difficulty
noun (plural -ties) Etymology: Middle English difficulte, from Anglo-French & Latin; Anglo-French difficulté, from Latin difficultas, from difficilis not easy, from dis- + facilis easy — more at facile Date: 14th century 1. the quality or state of being difficult 2. controversy, disagreement 3. objection 4. something difficult ; impediment 5. embarrassment, troubleusually used in plural

New Collegiate Dictionary. 2001.

Synonyms:

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  • difficulty — difficulty, hardship, rigor, vicissitude are synonyms only when they mean something which demands effort and endurance if it is to be overcome or one s end achieved. Difficulty, the most widely applicable of these terms, applies to any condition …   New Dictionary of Synonyms

  • Difficulty — Dif fi*cul*ty, n.; pl. {Difficulties}. [L. difficultas, fr. difficilis difficult; dif = dis + facilis easy: cf. F. difficult[ e]. See {Facile}.] 1. The state of being difficult, or hard to do; hardness; arduousness; opposed to {easiness} or… …   The Collaborative International Dictionary of English

  • difficulty — [dif′i kul΄tē, dif′ikəl΄tē] n. pl. difficulties [ME & OFr difficulte < L difficultas < difficilis, difficult < dis , not + facilis, easy: see FACILE] 1. the condition or fact of being difficult 2. something that is difficult, as a hard… …   English World dictionary

  • difficulty — [n1] problem; situation requiring great effort adversity, arduousness, awkwardness, barricade, check, complication, crisis, crux, dead end, deadlock, deep water*, dilemma, distress, emergency, exigency, fix*, frustration, hardship, hazard,… …   New thesaurus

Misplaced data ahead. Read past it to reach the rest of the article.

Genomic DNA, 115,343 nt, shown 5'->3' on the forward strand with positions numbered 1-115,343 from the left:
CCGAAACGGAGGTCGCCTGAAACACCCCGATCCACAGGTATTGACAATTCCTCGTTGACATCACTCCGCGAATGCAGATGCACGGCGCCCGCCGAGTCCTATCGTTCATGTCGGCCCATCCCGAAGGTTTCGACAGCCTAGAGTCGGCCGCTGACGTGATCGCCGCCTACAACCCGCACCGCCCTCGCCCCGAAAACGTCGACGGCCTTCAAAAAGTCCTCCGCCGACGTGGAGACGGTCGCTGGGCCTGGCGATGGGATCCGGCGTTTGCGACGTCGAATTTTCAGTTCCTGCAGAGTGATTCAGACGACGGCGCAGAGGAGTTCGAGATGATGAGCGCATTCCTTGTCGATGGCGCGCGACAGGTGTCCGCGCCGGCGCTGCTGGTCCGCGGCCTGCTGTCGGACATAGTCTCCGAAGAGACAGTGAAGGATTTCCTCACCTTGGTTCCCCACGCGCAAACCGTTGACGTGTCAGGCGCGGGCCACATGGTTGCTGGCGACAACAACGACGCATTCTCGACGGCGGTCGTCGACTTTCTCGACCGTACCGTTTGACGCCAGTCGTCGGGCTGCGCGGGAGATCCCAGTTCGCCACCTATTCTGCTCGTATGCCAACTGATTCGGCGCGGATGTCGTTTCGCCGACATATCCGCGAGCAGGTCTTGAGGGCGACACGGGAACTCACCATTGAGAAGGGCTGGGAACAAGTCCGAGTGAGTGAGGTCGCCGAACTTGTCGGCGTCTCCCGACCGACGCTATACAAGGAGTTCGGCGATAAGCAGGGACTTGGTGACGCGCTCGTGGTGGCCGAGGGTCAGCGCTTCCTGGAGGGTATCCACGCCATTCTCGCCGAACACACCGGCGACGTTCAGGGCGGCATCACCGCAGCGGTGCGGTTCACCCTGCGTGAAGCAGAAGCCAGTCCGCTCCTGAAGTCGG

• difficulty — late 14c., from O.Fr. difficulté, from L. difficultatem (nom. difficultas) difficulty, distress, poverty, from difficilis hard, from dis not, away from (see DIS (Cf. dis )) + facilis easy (see FACILE (Cf. facile)) …   Etymology dictionary

  • difficulty — index adversity, aggravation (annoyance), bar (obstruction), burden, complex (entanglement) …   Law dictionary

  • difficulty — ► NOUN (pl. difficulties) 1) the state or condition of being difficult. 2) a difficult or dangerous situation or circumstance. ORIGIN Latin difficultas, from facultas ability, opportunity …   English terms dictionary

  • difficulty — noun ADJECTIVE ▪ considerable, enormous, extreme, grave, great, major, real, serious, severe ▪ We had enormous difficulty …   Collocations dictionary

  • difficulty */*/*/ — UK [ˈdɪfɪk(ə)ltɪ] / US [ˈdɪfɪkəltɪ] noun Word forms difficulty : singular difficulty plural difficulties Metaphor: A difficult idea or situation is like a knot or something that is tied up, tangled, or twisted. When you deal with it successfully …   English dictionary

  • difficulty — n. 1) to cause, create, make, present difficulties for 2) to come across, encounter, experience, face, meet, run into difficulties 3) to clear up, overcome, resolve, surmount a difficulty 4) (a) grave, great, insurmountable, serious, severe… …   Combinatory dictionary

  • difficulty — dif|fi|cul|ty W1S1 [ˈdıfıkəlti] n plural difficulties [Date: 1300 1400; : Latin; Origin: difficultas, from difficilis difficult , from facilis easy ] 1.) [U] if you have difficulty doing something, it is difficult for you to do have/experience… …   Dictionary of contemporary English

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